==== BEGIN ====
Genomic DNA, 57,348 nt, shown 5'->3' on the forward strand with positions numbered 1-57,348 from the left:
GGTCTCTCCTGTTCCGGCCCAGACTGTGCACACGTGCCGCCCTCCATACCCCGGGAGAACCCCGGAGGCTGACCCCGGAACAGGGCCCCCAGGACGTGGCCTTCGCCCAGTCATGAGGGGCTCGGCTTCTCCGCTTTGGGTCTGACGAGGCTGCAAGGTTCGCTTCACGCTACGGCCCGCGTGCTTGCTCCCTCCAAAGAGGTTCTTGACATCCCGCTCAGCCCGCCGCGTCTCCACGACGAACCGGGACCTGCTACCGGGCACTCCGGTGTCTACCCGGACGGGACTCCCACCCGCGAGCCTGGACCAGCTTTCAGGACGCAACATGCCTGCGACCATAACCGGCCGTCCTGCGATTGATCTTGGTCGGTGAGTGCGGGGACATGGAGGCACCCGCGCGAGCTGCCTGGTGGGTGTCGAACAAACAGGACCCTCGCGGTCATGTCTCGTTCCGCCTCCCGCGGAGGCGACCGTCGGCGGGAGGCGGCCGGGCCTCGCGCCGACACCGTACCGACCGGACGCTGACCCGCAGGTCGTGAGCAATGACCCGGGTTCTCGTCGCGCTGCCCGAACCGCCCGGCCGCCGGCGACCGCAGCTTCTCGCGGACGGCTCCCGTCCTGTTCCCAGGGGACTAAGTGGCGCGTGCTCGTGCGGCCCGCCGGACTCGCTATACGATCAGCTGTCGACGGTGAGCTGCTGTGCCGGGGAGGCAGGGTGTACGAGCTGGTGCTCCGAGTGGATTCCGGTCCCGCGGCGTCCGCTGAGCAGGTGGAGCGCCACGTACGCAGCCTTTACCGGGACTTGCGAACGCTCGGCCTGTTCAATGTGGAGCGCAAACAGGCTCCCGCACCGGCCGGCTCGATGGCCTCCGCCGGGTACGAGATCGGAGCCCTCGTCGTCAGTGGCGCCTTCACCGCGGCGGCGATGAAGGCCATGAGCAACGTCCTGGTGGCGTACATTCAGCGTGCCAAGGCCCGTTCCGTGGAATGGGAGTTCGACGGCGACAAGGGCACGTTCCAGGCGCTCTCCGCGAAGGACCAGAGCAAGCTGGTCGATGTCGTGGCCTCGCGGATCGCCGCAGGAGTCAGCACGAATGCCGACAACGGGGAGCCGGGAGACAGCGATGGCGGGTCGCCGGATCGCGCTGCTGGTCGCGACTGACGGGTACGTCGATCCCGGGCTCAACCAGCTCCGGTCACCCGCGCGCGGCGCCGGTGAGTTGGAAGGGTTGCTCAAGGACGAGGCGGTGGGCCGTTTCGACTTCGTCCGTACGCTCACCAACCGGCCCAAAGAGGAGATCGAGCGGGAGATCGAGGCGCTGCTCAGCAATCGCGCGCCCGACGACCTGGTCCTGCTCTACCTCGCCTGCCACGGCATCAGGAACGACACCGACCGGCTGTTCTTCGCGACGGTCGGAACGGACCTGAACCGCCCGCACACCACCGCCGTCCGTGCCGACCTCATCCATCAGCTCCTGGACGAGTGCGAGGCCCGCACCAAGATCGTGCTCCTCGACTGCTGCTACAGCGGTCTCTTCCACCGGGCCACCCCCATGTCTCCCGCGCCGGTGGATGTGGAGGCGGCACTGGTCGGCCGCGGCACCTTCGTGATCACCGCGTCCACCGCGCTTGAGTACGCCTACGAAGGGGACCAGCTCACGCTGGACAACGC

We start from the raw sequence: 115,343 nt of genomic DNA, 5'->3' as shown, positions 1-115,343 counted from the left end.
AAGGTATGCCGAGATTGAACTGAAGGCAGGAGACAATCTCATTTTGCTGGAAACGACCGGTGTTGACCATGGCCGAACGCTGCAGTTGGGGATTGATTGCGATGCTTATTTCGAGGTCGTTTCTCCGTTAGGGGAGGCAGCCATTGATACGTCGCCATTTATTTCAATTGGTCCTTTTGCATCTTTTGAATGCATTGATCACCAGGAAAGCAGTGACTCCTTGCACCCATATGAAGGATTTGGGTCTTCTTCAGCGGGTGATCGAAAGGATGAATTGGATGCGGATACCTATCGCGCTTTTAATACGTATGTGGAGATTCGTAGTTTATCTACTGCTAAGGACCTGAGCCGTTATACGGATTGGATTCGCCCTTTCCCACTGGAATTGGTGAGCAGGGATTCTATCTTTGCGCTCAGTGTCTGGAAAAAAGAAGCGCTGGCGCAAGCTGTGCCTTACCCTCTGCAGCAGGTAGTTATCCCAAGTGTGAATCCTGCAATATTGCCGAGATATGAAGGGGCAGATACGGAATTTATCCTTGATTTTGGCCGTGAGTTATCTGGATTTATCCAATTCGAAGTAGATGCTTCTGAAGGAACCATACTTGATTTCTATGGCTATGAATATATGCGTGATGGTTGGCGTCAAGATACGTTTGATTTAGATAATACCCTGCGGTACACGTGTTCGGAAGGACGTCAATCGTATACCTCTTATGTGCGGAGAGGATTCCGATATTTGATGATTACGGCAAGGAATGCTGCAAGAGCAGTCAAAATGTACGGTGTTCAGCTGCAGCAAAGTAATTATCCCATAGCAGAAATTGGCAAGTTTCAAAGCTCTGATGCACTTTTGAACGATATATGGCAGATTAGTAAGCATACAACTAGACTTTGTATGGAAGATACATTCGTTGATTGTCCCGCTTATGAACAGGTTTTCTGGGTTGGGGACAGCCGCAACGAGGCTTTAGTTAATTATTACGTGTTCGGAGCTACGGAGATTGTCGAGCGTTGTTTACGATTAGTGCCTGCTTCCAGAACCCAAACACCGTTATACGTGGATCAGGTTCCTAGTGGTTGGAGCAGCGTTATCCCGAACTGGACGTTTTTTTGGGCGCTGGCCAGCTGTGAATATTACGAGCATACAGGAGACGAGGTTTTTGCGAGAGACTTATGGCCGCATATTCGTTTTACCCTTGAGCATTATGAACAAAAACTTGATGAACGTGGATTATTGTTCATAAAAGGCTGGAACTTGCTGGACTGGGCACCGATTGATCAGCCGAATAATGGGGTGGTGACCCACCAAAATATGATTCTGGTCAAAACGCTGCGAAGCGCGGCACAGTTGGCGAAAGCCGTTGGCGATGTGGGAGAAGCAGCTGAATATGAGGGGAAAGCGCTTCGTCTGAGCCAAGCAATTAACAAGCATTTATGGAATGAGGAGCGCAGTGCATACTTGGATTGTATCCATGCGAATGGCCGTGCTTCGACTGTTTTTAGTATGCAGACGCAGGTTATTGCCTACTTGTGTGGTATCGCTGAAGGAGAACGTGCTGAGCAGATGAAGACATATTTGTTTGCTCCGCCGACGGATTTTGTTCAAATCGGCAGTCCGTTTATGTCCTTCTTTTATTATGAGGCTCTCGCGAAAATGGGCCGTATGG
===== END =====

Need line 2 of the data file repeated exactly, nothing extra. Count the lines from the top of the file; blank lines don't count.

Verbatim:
GGTCTCTCCTGTTCCGGCCCAGACTGTGCACACGTGCCGCCCTCCATACCCCGGGAGAACCCCGGAGGCTGACCCCGGAACAGGGCCCCCAGGACGTGGCCTTCGCCCAGTCATGAGGGGCTCGGCTTCTCCGCTTTGGGTCTGACGAGGCTGCAAGGTTCGCTTCACGCTACGGCCCGCGTGCTTGCTCCCTCCAAAGAGGTTCTTGACATCCCGCTCAGCCCGCCGCGTCTCCACGACGAACCGGGACCTGCTACCGGGCACTCCGGTGTCTACCCGGACGGGACTCCCACCCGCGAGCCTGGACCAGCTTTCAGGACGCAACATGCCTGCGACCATAACCGGCCGTCCTGCGATTGATCTTGGTCGGTGAGTGCGGGGACATGGAGGCACCCGCGCGAGCTGCCTGGTGGGTGTCGAACAAACAGGACCCTCGCGGTCATGTCTCGTTCCGCCTCCCGCGGAGGCGACCGTCGGCGGGAGGCGGCCGGGCCTCGCGCCGACACCGTACCGACCGGACGCTGACCCGCAGGTCGTGAGCAATGACCCGGGTTCTCGTCGCGCTGCCCGAACCGCCCGGCCGCCGGCGACCGCAGCTTCTCGCGGACGGCTCCCGTCCTGTTCCCAGGGGACTAAGTGGCGCGTGCTCGTGCGGCCCGCCGGACTCGCTATACGATCAGCTGTCGACGGTGAGCTGCTGTGCCGGGGAGGCAGGGTGTACGAGCTGGTGCTCCGAGTGGATTCCGGTCCCGCGGCGTCCGCTGAGCAGGTGGAGCGCCACGTACGCAGCCTTTACCGGGACTTGCGAACGCTCGGCCTGTTCAATGTGGAGCGCAAACAGGCTCCCGCACCGGCCGGCTCGATGGCCTCCGCCGGGTACGAGATCGGAGCCCTCGTCGTCAGTGGCGCCTTCACCGCGGCGGCGATGAAGGCCATGAGCAACGTCCTGGTGGCGTACATTCAGCGTGCCAAGGCCCGTTCCGTGGAATGGGAGTTCGACGGCGACAAGGGCACGTTCCAGGCGCTCTCCGCGAAGGACCAGAGCAAGCTGGTCGATGTCGTGGCCTCGCGGATCGCCGCAGGAGTCAGCACGAATGCCGACAACGGGGAGCCGGGAGACAGCGATGGCGGGTCGCCGGATCGCGCTGCTGGTCGCGACTGACGGGTACGTCGATCCCGGGCTCAACCAGCTCCGGTCACCCGCGCGCGGCGCCGGTGAGTTGGAAGGGTTGCTCAAGGACGAGGCGGTGGGCCGTTTCGACTTCGTCCGTACGCTCACCAACCGGCCCAAAGAGGAGATCGAGCGGGAGATCGAGGCGCTGCTCAGCAATCGCGCGCCCGACGACCTGGTCCTGCTCTACCTCGCCTGCCACGGCATCAGGAACGACACCGACCGGCTGTTCTTCGCGACGGTCGGAACGGACCTGAACCGCCCGCACACCACCGCCGTCCGTGCCGACCTCATCCATCAGCTCCTGGACGAGTGCGAGGCCCGCACCAAGATCGTGCTCCTCGACTGCTGCTACAGCGGTCTCTTCCACCGGGCCACCCCCATGTCTCCCGCGCCGGTGGATGTGGAGGCGGCACTGGTCGGCCGCGGCACCTTCGTGATCACCGCGTCCACCGCGCTTGAGTACGCCTACGAAGGGGACCAGCTCACGCTGGACAACGC